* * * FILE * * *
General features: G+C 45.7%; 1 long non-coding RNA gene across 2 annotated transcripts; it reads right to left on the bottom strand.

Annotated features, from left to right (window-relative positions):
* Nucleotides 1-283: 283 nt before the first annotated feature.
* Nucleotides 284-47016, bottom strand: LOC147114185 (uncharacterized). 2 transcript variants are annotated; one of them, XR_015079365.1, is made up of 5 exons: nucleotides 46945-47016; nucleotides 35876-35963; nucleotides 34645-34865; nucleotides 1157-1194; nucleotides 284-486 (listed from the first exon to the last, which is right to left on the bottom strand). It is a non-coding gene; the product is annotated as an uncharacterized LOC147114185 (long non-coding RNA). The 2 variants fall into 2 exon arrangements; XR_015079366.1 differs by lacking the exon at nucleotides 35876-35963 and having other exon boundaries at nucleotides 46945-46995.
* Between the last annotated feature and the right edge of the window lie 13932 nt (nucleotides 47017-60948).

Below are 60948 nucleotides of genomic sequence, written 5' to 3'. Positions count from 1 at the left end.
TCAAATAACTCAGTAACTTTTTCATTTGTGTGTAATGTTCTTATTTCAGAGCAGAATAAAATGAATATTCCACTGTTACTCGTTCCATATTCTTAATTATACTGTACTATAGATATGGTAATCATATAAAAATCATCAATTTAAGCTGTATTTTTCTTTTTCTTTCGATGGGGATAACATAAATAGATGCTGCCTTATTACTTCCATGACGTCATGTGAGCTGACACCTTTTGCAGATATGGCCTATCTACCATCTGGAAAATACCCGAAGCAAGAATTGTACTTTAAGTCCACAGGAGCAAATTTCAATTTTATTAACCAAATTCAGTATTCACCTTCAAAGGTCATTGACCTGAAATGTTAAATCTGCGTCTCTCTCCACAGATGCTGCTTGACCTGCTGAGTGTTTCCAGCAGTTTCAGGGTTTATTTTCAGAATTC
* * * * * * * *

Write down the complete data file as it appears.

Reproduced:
General features: G+C 45.7%; 1 long non-coding RNA gene across 2 annotated transcripts; it reads right to left on the bottom strand.

Annotated features, from left to right (window-relative positions):
* Nucleotides 1-283: 283 nt before the first annotated feature.
* Nucleotides 284-47016, bottom strand: LOC147114185 (uncharacterized). 2 transcript variants are annotated; one of them, XR_015079365.1, is made up of 5 exons: nucleotides 46945-47016; nucleotides 35876-35963; nucleotides 34645-34865; nucleotides 1157-1194; nucleotides 284-486 (listed from the first exon to the last, which is right to left on the bottom strand). It is a non-coding gene; the product is annotated as an uncharacterized LOC147114185 (long non-coding RNA). The 2 variants fall into 2 exon arrangements; XR_015079366.1 differs by lacking the exon at nucleotides 35876-35963 and having other exon boundaries at nucleotides 46945-46995.
* Between the last annotated feature and the right edge of the window lie 13932 nt (nucleotides 47017-60948).

Below are 60948 nucleotides of genomic sequence, written 5' to 3'. Positions count from 1 at the left end.
TCAAATAACTCAGTAACTTTTTCATTTGTGTGTAATGTTCTTATTTCAGAGCAGAATAAAATGAATATTCCACTGTTACTCGTTCCATATTCTTAATTATACTGTACTATAGATATGGTAATCATATAAAAATCATCAATTTAAGCTGTATTTTTCTTTTTCTTTCGATGGGGATAACATAAATAGATGCTGCCTTATTACTTCCATGACGTCATGTGAGCTGACACCTTTTGCAGATATGGCCTATCTACCATCTGGAAAATACCCGAAGCAAGAATTGTACTTTAAGTCCACAGGAGCAAATTTCAATTTTATTAACCAAATTCAGTATTCACCTTCAAAGGTCATTGACCTGAAATGTTAAATCTGCGTCTCTCTCCACAGATGCTGCTTGACCTGCTGAGTGTTTCCAGCAGTTTCAGGGTTTATTTTCAGAATTC